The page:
Ricky Gilleland, 17, has set up a website documenting graves of every service… (Chris Usher, For The Times )
Reporting from Arlington, Va. — Rosemary Brown is standing over the grave of her son at Arlington National Cemetery when someone catches her eye. It's a boy in khaki shorts and muddy shoes, juggling a clunky camera and the Motorola Xoom he got for his 17th birthday five days earlier.
"May I ask what you're doing?" Brown inquires. The boy begins to peck at the Xoom tablet, and in seconds the image that Brown has come all the way from Cartwright, Okla., to see fills the screen. It's the white marble headstone of Army Special Forces Staff Sgt. Jason L. Brown, killed by small-arms fire in Afghanistan three years ago this day. Her face brightens.
"Most of Jason's family and friends are in Oklahoma and Texas. For them to be able to see his grave…," she says, her voice breaking.
Richard "Ricky" Gilleland III — 11th-grader and Junior Future Business Leaders of America computer ace — has succeeded where the Army failed: He has created the only digitized record of Iraq and Afghanistan veterans laid to rest at Arlington. His website, preserveandhonor.com, is a reverent catalog of the fallen, and one young man's response to a scandal of Army mismanagement, mismarked graves and unmarked remains that has rocked this hallowed place for two years.
"It's a tool to help remember people. They can go on and think, 'Wow, look at all these people who gave their lives just so I can walk around,' " Ricky says.
His "project," as he calls it, won't fix Arlington's considerable problems. A commission led by former Sens. Bob Dole and Max Cleland was formed to attempt that.
But his simple website has brought a measure of order and relief to military families unnerved by reports first disclosed by Salon.com in 2009: unidentified remains in graves thought to be empty, one service member buried on top of another, an unmarked urn that turned up in a dirt landfill.
Thirty-six Californians buried at Arlington served in the wars in Iraq and Afghanistan.
The father of one Marine was so disturbed that he had the remains of his son — a 19-year-old private killed in Iraq by a roadside blast in 2006 — disinterred last year. He searched the coffin that held his son's ravaged body himself. A left-arm tattoo confirmed no mistake had been made, reassurance that came at a terrible price.
An investigation by the Army inspector general concluded in June that at least 211 graves were mislabeled. Top brass were fired. And the management of the 147-year-old American landmark, where about 300,000 fallen troops rest, suddenly seemed as chaotic as its uniform lines of unadorned white markers are orderly.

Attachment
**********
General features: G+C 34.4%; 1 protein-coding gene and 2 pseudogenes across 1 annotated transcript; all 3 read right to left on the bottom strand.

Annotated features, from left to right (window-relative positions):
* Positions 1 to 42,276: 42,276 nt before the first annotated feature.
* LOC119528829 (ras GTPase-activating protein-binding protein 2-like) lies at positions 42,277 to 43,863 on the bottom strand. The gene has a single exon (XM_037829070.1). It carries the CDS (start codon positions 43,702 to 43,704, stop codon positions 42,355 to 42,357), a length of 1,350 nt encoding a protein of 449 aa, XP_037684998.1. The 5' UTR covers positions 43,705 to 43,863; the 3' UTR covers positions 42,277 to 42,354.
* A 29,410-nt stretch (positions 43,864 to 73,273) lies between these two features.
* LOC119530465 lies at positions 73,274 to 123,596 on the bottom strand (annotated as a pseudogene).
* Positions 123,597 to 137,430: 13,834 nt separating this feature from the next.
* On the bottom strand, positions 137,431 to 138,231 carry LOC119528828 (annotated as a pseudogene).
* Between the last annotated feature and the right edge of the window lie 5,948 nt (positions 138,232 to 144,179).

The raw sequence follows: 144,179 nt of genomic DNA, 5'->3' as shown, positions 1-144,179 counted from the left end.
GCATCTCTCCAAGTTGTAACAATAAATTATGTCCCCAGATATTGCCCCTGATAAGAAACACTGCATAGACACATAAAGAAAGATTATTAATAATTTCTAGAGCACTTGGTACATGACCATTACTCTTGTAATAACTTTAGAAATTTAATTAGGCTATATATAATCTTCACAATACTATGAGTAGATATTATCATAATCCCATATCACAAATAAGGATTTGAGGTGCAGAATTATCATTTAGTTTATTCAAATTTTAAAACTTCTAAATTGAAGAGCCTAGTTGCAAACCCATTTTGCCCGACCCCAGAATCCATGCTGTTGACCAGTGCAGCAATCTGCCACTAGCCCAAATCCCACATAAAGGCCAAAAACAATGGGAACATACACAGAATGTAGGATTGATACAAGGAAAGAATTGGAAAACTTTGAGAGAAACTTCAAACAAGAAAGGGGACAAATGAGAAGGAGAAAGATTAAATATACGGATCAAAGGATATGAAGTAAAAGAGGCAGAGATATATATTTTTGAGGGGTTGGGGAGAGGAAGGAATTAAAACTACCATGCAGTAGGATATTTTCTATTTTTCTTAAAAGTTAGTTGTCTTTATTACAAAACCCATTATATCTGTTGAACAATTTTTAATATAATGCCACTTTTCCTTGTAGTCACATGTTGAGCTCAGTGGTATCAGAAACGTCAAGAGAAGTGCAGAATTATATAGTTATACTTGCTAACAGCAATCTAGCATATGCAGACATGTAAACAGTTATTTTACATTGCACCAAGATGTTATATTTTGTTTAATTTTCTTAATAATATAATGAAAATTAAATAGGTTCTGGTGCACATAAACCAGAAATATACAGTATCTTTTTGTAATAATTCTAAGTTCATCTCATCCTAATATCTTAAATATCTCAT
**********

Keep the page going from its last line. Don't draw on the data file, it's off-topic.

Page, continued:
Cemetery operations were declared antiquated. Arlington still relies on paper records and index cards to maintain 200 acres where presidents, astronauts, freed slaves and heroes of every American war lie. "One fire, flood or coffee spill away" from irreplaceable loss, Sen. Mark Warner (D-Va.) warned.
While discussing Arlington's outdated record-keeping over dinner one night last summer, Ricky — who had just gotten an A in his Programming 1 class at school — announced, "I can fix that." His mother didn't doubt it. She still remembered her older sons complaining they were locked out of the computer again because Ricky, age 4, had changed all the passwords.
"He was the kid who figured things out," Elisabeth Van Dyk, 46, said of her youngest. "He took apart remote controls and his brothers' toys and put them back together again. You could trust he knew what he was talking about."
Ricky didn't have his driver's license yet, so he hitched a ride with his mom on her 45-minute commute from their home in Stafford, Va., to her workplace in Washington. He hopped the Metro the rest of the way to the cemetery. This was July and he wanted an early start before the heat set in.
His focus was Section 60, where about 700 veterans of Iraq and Afghanistan are buried, more than anywhere else in the country. He combed all 18 acres of it, row by row, and found more than just names. At one grave was a baby's sonogram; he thought about the child who would never know his dad. He saw parents who looked a lot like his own, standing, staring.
Ricky took it all in. This is a side of service he had never fully appreciated, even for a military brat — his great-great-great-grandfather fought at Gettysburg, his father is a retired Army sergeant first class, his stepfather is a retired Navy lieutenant commander and both of his brothers are Air Force senior airmen. (He intends to apply to the Naval Academy at Annapolis and wants to be an officer.)
"Sometimes I look at the birth date and they are about the same age as my brothers, or a year older than me. It puts a whole new perspective on life to think there are 18- or 19-year-old kids who give their lives," he said.